scale up to
Chamber member Smith & Williamson’s partner Nigel Hardy (pictured) discusses the different financial options available to start-up businesses.
Bristol and the West of England is one of the most enterprising regions in the UK. The city has been ranked the
best in England for starting a business and boasts a thriving start-up and incubator ecosystem, which includes the likes of the Engine Shed, SETSquared and Bristol & Bath Science Park. However, as any start-up
entrepreneur will testify, guiding a business through those crucial early months and years can be a lonely and challenging experience. This puts a premium on
appropriate and expert advice from your accountant, lawyer, bank, HR consultant or health and safety expert. According to Companies House,
an estimated eight out of ten businesses fail within a year so finding and retaining access to the right advice – including whether or not to incorporate or to register for VAT at the outset, reviewing
contracts, commercial support and ongoing employment issues – is critical. Starting a business, thereby
becoming responsible for a corporate entity, also involves taking on what can be a daunting set of duties around governance, filing and compliance, fiduciary matters, and other increasingly critical considerations, such as cyber security. The good news is that our
region is particularly well blessed with a range of locations where young businesses can grow in a professional way, such as Future Space and Desk Lodge. In addition, these locations also serve as business hubs where advisers often congregate. Business is above all about
people and membership of a body like Business West, the Institute of Directors or the Federation of Small Businesses can bring untold benefits to a young business.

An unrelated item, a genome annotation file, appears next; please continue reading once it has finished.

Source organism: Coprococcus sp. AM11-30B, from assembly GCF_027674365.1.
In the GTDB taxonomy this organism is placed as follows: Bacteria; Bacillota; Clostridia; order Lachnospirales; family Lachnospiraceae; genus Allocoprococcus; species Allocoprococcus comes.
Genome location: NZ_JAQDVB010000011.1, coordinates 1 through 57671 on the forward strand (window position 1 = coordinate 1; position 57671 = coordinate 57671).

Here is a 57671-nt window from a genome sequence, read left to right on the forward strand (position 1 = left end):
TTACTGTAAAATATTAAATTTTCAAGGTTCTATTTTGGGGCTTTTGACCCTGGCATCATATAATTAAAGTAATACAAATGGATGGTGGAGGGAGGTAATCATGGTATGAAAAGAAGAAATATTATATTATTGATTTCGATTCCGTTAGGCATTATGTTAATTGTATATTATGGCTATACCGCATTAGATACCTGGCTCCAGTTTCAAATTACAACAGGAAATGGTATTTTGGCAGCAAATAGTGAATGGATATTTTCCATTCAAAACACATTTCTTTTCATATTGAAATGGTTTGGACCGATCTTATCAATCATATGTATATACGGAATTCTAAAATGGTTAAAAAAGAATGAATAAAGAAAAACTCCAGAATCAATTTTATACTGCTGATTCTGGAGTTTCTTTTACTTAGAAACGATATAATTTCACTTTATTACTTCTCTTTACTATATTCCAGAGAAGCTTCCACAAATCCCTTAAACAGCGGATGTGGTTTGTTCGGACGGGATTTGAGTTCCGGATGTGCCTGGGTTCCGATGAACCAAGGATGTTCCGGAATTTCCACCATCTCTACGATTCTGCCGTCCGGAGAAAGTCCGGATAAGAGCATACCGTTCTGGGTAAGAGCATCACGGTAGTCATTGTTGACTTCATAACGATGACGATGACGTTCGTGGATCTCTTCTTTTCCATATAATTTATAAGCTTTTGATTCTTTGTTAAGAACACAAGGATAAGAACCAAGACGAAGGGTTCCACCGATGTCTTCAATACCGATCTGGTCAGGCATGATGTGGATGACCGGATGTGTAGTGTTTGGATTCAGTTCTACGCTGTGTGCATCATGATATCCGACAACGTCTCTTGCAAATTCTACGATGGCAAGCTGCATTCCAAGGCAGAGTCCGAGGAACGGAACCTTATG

One of the key personal
relationships to nurture is the one with your bank. Business owners need to actively manage this relationship in order to avoid any unwanted financial surprises. There are myriad alternatives to
traditional banks in the current business environment. Start-ups seeking finance can choose from a range of options:
Business loans As well as “traditional” funders such as banks and building societies there is the government’s Start-Up Loans Company, as well as peer-to-peer lending platforms like Funding Circle
Small business grants Sources include the Government, local authorities, European Commission, universities and charities.
Invoice financing and invoice factoring The former involves borrowing money against unpaid invoices, the latter selling unpaid invoices to a finance company.
Crowdfunding Posting a business pitch online and encouraging members of the public to pledge money.
24 insight JANUARY/FEBRUARY 2019
Angel investors High net worth individuals, typically with extensive business experience, who can provide capital in exchange for equity.
“Bootstrapping” Self-funding your start-up with no external help.
The real challenge we face, not just here in the West of England but across the entire UK, is to become a fertile breeding ground for growing – or scale-up – businesses, as well as start-ups. It is no exaggeration to say that
our future economic prosperity and social well-being rests upon our ability to become a world- leading environment in which businesses can thrive and develop after they launch. According to the ScaleUp
institute, closing this “scale-up gap” has the potential to increase productivity, deliver up to 150,000 new jobs and add as much as £225bn towards GDP by 2034. As a leading accountancy, tax
and investment management group, Smith & Williamson is at the heart of the scale-up agenda, providing a wide range of services to ambitious growth businesses, as well as their owners and investors.
| Page 2
| Page 3
| Page 4
| Page 5
| Page 6
| Page 7
| Page 8
| Page 9
| Page 10
| Page 11
| Page 12
| Page 13
| Page 14
| Page 15
| Page 16
| Page 17
| Page 18
| Page 19
| Page 20
| Page 21
| Page 22
| Page 23
| Page 24
| Page 25
| Page 26
| Page 27
| Page 28
| Page 29
| Page 30
| Page 31
| Page 32